COMMON sense and awareness should be attributes common to both pedestrians and mobility scooter riders, according to Transport and Main Roads.
Following an article in Thursday’s Chronicle about a woman whose son was hit by a mobility scooter, insurance company Blue Badge Insurance Australia, which specialises in mobility scooter insurance, told the Chronicle at least one in four scooter users had been in an accident, and at least one in five said they’d had a collision or near miss once a year.
The insurance company said that, according to a recent survey of mobility scooter users, 19% said that pedestrians made them feel unsafe and 32.5% complained about narrow footpaths.
A Transport and Main Roads spokeswoman said when pedestrians and scooter users shared a footpath, there was no minimum distance that a person using a mobility scooter must leave between themselves and other people.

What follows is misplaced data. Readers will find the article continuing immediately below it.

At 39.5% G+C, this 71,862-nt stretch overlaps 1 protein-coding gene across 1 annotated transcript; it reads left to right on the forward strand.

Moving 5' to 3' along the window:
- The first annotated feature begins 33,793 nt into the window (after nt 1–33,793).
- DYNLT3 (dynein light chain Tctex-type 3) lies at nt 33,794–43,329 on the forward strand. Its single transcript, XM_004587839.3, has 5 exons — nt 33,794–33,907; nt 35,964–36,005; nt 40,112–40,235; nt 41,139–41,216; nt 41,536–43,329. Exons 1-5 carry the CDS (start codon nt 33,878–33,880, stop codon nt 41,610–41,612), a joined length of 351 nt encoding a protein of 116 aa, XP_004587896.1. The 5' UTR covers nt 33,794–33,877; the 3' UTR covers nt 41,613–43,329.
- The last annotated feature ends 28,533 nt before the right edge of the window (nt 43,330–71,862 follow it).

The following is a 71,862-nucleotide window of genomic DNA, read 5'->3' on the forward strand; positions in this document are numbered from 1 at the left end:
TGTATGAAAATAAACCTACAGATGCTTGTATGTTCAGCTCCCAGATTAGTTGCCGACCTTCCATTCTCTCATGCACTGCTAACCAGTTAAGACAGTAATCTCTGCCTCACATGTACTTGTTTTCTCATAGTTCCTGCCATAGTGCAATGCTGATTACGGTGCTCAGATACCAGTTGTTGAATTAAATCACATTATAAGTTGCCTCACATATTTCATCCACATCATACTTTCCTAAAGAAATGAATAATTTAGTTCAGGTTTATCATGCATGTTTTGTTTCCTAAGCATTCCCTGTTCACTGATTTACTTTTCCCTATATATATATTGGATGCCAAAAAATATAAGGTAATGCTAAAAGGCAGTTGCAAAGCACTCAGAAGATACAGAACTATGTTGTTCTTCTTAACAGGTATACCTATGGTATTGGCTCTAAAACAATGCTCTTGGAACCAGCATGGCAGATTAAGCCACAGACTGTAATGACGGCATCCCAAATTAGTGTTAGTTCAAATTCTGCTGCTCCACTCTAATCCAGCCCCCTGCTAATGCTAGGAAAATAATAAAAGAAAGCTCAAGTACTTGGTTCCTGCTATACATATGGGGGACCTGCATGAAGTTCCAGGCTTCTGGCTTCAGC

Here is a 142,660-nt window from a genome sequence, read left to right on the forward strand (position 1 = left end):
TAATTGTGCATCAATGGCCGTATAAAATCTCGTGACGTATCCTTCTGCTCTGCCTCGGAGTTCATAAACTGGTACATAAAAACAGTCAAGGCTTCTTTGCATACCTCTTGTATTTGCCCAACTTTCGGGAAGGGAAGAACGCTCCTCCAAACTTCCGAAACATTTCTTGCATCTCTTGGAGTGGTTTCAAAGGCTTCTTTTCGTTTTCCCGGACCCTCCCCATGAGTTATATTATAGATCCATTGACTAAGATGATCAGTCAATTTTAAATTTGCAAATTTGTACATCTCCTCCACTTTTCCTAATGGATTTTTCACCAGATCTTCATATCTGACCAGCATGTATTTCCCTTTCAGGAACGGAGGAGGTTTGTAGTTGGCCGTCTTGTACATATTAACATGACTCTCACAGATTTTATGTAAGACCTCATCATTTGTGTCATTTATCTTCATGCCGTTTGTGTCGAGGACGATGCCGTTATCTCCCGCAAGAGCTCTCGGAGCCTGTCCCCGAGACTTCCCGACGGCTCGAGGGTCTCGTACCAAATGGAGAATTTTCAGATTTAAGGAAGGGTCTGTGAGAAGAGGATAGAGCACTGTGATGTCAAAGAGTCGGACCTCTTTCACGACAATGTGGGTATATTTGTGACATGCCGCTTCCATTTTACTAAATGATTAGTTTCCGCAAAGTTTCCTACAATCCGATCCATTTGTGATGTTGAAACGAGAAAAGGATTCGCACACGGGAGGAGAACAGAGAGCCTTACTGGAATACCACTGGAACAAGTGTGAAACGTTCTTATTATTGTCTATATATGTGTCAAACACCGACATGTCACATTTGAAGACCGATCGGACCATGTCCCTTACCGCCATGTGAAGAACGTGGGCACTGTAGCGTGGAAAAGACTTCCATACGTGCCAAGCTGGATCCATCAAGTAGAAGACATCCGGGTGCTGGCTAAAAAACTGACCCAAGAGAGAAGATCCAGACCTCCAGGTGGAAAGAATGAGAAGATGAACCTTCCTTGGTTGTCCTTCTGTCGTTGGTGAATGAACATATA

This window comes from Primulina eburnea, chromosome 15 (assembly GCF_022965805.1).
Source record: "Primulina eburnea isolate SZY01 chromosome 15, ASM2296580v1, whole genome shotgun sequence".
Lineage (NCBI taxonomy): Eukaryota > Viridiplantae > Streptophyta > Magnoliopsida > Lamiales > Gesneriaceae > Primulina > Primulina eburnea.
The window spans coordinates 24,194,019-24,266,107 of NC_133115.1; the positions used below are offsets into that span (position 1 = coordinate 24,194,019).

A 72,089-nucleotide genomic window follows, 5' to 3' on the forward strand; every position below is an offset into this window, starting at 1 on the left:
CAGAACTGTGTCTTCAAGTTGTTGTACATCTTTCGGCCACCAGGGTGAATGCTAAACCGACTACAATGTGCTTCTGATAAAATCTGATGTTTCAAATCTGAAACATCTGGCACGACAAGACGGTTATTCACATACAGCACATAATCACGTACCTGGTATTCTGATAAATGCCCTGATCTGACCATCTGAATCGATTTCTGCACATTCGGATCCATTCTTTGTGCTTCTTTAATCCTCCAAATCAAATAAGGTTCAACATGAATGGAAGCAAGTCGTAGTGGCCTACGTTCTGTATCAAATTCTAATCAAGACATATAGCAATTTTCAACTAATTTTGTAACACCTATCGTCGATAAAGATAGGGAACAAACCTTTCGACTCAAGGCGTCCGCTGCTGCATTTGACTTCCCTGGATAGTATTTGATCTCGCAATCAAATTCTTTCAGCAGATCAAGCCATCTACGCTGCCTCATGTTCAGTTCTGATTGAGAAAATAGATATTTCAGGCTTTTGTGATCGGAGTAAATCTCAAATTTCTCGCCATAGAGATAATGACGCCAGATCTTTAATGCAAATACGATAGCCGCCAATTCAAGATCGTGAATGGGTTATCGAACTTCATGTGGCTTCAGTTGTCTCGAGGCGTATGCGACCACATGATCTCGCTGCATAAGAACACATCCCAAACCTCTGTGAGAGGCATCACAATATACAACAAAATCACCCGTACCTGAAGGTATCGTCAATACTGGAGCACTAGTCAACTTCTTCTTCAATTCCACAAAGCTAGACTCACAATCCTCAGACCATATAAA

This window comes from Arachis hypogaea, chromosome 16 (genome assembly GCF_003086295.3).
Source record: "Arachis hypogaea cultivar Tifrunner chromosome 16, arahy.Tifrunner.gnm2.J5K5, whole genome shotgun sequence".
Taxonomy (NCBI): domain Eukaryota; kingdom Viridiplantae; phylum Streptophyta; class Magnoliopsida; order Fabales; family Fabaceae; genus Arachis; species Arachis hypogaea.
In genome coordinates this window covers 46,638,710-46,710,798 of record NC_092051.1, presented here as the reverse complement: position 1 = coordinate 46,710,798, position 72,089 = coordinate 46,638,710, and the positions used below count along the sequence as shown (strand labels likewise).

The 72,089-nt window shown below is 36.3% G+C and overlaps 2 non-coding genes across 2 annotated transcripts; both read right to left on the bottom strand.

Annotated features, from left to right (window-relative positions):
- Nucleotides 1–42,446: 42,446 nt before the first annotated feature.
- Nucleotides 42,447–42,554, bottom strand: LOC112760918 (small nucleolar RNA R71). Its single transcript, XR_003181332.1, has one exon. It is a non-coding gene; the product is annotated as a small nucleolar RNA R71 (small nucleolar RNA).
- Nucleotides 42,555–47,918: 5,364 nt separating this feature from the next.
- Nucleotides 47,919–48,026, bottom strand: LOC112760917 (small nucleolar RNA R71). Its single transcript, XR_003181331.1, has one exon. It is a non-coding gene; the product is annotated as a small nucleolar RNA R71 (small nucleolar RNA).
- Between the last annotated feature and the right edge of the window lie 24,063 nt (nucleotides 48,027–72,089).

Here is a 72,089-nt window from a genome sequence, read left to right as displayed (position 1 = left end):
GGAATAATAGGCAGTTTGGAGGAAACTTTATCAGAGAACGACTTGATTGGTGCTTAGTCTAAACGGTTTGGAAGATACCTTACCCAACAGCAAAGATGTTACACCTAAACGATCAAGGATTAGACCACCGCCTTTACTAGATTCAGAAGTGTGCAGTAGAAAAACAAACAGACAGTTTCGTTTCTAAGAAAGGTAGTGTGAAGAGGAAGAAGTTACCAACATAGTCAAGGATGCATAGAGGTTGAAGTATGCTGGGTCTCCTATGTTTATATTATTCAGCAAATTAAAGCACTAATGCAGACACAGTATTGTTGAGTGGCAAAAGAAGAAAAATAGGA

“However, a person using a mobility scooter should be Transport and Main Roads conscious of sharing a footpath with pedestrians and be aware that if children are close by, their movements can be unpredictable,” she said.
“We would also encourage pedestrians to be aware of mobility scooters if they are sharing a footpath, and use a commonsense approach,” she said.
Mobility scooter users do not require a licence. However, the scooter must be registered for use on a footpath, on other road-related areas or to cross roads.
Scooter users travelling on a shared path must not go faster than 10kmh or they could be fined $68.
By law, mobility scooters or wheelchairs can go anywhere a pedestrian can go, such as footpaths, shopping centres and nature strips.
This article was sourced from Fraser Coast Chroncile published on Saturday, May 16, 2015 to view the original article please click here